Lord have mercy on our poor and unfortunate souls…

“[C]omprehensive high-quality early childhood education from birth to kindergarten…” So rather than discussing kindergarten we should be implementing parent education. It is the prenatal care, health and diet of the mom, absence of smoking, alcohol, drug abuse, etc., that starts the embryo towards Harvard or wherever; and then once born, that baby needs to eat decent food and be cuddled, sung to, talked to, read to, etc. and be able to sleep in safety and avoid constant terror and stress so its little brain isn’t constantly bathed in cortisol.

Abraham Lincoln supposedly said, The strength of a nation is in the homes of its people. Now that the top 1% holds 90% of the wealth and the rest are facing foreclosure or using food stamps, how well-prepared are the kindergarteners of 2015-16 going to be?”

Leilani Karp

Los Angeles
June 13th, 2011 11:33 am
“Who’s ready for Kindergarten? Today’s “Room for Debate” discussion topic in the New York Times has highlighted some interesting challenges and ideologies surrounding the ever debated question of how old should a child be before entering Kindergarten. I was loving the debate amongst the comment gallery (always the most interesting part of any online news these days) and how varied and opinionated we are as Americans. I picked the comment above to share, it was a comment quite unlike the rest. It resonated with me and spoke of the experiences I see as someone in the world of Adult Eduation. I especially loved the reference to Abraham Lincoln. Something so simple and yet so overlooked.
As a non-mama reading this debate I was thankful to not have a child and not actually be facing such a decision today. For those Mamas and the Papas out there today’s educational race to the top seems to be overwhelming with endless amounts of conflicting information.
This NY Times debate was a great discussion. The theme I saw throughout all the debaters arguments was that exposure to learning before kindergarten seems to be the biggest factor in determining later success as a student. How you get that exposure, the haves and have nots, the styles of learning children experience etc. are the factors that differ from view point to view point.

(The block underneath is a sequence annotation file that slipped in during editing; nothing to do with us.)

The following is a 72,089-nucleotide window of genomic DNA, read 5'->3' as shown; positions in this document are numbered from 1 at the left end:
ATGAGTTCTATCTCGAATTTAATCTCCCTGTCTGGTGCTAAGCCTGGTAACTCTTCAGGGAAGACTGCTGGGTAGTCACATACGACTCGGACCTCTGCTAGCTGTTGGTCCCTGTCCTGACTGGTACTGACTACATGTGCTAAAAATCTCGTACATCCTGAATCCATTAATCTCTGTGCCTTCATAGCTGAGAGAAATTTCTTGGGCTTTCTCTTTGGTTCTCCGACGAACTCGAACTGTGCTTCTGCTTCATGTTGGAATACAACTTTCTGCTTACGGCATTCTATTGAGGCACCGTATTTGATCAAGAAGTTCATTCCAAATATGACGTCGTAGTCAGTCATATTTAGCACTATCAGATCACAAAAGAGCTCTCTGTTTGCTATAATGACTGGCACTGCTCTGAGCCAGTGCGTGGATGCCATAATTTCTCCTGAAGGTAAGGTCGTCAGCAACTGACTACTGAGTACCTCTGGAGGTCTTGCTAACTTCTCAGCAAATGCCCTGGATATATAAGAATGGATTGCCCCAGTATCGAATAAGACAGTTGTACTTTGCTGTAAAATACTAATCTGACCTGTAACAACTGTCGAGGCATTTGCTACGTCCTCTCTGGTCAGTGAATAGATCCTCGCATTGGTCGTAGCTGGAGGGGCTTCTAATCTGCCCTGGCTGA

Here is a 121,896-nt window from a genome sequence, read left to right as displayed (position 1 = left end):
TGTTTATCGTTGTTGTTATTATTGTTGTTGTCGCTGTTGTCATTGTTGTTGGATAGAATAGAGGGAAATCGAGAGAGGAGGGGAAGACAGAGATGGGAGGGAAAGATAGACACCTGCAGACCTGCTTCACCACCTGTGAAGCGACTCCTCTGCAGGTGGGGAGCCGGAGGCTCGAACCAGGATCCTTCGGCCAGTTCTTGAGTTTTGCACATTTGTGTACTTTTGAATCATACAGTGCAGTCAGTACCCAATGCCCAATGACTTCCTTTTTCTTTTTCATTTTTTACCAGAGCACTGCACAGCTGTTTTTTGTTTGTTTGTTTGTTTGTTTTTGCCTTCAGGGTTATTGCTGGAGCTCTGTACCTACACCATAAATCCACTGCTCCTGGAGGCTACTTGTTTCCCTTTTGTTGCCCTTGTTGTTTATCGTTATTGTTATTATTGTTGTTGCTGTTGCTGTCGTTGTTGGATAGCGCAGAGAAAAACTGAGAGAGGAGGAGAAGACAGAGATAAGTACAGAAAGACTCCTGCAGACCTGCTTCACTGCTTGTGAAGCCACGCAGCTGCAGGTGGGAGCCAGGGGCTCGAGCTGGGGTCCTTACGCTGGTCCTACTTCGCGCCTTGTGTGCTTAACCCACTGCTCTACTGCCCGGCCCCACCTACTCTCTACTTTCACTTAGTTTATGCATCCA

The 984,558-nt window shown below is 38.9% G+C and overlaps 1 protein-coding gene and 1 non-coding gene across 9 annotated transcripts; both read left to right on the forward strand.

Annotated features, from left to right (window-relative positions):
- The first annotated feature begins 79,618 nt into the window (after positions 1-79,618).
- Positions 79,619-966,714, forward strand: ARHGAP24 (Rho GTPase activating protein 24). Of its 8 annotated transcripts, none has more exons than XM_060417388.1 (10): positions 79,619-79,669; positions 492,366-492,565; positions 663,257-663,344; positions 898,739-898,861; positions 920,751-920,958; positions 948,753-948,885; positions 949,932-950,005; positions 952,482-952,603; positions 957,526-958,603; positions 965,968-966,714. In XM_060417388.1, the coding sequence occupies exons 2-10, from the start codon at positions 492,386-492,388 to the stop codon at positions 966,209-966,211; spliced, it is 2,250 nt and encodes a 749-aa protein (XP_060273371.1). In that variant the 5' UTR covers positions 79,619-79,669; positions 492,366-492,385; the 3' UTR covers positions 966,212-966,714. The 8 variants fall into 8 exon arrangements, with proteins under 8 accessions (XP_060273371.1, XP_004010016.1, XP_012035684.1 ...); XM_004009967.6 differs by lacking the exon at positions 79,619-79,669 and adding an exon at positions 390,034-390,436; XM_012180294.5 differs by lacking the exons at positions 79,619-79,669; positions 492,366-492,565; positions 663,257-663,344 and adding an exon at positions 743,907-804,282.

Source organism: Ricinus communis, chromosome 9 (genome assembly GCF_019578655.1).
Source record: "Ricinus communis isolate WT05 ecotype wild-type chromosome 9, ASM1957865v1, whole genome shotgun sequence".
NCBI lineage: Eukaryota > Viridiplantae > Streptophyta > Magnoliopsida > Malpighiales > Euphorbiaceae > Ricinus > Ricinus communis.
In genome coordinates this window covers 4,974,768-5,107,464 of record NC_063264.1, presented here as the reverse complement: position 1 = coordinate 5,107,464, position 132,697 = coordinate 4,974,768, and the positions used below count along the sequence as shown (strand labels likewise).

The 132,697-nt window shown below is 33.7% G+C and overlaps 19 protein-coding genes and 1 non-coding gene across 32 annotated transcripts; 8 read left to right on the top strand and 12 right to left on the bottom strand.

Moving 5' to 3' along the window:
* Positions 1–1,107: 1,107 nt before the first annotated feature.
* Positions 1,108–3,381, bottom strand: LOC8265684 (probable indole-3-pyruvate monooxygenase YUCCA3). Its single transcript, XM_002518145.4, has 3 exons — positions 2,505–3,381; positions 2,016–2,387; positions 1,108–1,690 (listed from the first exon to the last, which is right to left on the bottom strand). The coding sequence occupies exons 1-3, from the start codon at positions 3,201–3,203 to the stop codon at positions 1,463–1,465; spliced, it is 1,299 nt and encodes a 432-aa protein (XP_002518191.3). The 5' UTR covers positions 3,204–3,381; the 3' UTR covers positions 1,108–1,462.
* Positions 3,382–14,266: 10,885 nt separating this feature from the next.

My favorite debater’s argument was:

Let Them Tend Cows

Meredith F. SmallMeredith F. Small, anthropologist

Now maybe it’s because I have a background in Anthropology that makes me agree wholly with dear Meredith Small. Or maybe it’s that it just makes sense.

“Look outside Western culture and watch children, even very small children, as they gather firewood, weed gardens, haul water, tend livestock, care for younger children and run errands. And no one complains because they are mostly outside and usually with other children.

By doing these chores, they also master life skills, like caring for a baby or how to herd goats, and with that comes proficiency and responsibility.”

They are outside, with other children, learning responsibility and accountability. Huh? These are the skills that produce smart, useful members of society? Hmmmm. So what Ms. Small seems to be saying is that sheltering, indulging and keeping children indoors and away from real experiences might not produce the greatest of learners.

This leads me back to the comment I first quoted.

“So rather than discussing kindergarten we should be implementing parent education.”

That would seem to be a yeah. At least from my perspective.

On a whole, for the bulk of our nations citizens, life skills/coping skills seem to be missing. This up and coming/current generation of parents are without the experience needed for successful parenting, which in turn effects the learning of their children. And as a nation we are consumed with thinking that age or testing or more examinations and methodologies will produce better learners and smarter students. Sitting and learning from a test is going to produce better skills for college, which is then going to produce? A nation of people who know how to operate in a school? But what good is a nation of students when real world skills allude them? When they never experience life  for themselves how can we believe that they will  be caring, productive, sustainable members of the society? Experience is what leads to an all encompassing knowledge. That can’t be derived from seated indoor study.

Now I’m not saying throw the baby out with the bathwater. But I do believe, as a society, we need to rethink the what and the way that we are molding children and their education.

Are with me peeps? Are ya?

Okay, Soapbox done! And you still are with me? Bless your hearts for tolerating my little rants and interests. I think it’s what makes us friends! Perhaps, it’s even why you read this 😉 Next week we’ll talk about flowers and lemonade, swearsy!



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